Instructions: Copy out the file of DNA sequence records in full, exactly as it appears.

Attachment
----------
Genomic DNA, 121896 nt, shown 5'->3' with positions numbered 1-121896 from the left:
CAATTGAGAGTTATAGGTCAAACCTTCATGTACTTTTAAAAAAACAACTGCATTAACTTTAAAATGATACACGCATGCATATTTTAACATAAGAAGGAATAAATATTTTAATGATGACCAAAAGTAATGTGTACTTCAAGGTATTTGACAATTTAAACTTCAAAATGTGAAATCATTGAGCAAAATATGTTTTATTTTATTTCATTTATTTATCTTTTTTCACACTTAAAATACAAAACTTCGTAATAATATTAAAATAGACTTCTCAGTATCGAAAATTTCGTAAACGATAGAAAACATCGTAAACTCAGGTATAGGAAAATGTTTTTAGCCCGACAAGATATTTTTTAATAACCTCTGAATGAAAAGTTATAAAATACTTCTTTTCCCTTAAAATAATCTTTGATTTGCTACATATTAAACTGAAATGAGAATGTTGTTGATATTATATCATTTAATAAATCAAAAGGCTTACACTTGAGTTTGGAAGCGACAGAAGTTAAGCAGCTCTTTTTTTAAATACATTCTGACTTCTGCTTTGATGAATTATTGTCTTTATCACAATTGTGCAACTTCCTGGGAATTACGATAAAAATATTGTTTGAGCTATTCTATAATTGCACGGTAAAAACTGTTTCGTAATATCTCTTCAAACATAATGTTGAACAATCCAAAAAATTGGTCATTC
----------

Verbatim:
Genomic DNA, 121896 nt, shown 5'->3' with positions numbered 1-121896 from the left:
CAATTGAGAGTTATAGGTCAAACCTTCATGTACTTTTAAAAAAACAACTGCATTAACTTTAAAATGATACACGCATGCATATTTTAACATAAGAAGGAATAAATATTTTAATGATGACCAAAAGTAATGTGTACTTCAAGGTATTTGACAATTTAAACTTCAAAATGTGAAATCATTGAGCAAAATATGTTTTATTTTATTTCATTTATTTATCTTTTTTCACACTTAAAATACAAAACTTCGTAATAATATTAAAATAGACTTCTCAGTATCGAAAATTTCGTAAACGATAGAAAACATCGTAAACTCAGGTATAGGAAAATGTTTTTAGCCCGACAAGATATTTTTTAATAACCTCTGAATGAAAAGTTATAAAATACTTCTTTTCCCTTAAAATAATCTTTGATTTGCTACATATTAAACTGAAATGAGAATGTTGTTGATATTATATCATTTAATAAATCAAAAGGCTTACACTTGAGTTTGGAAGCGACAGAAGTTAAGCAGCTCTTTTTTTAAATACATTCTGACTTCTGCTTTGATGAATTATTGTCTTTATCACAATTGTGCAACTTCCTGGGAATTACGATAAAAATATTGTTTGAGCTATTCTATAATTGCACGGTAAAAACTGTTTCGTAATATCTCTTCAAACATAATGTTGAACAATCCAAAAAATTGGTCATTC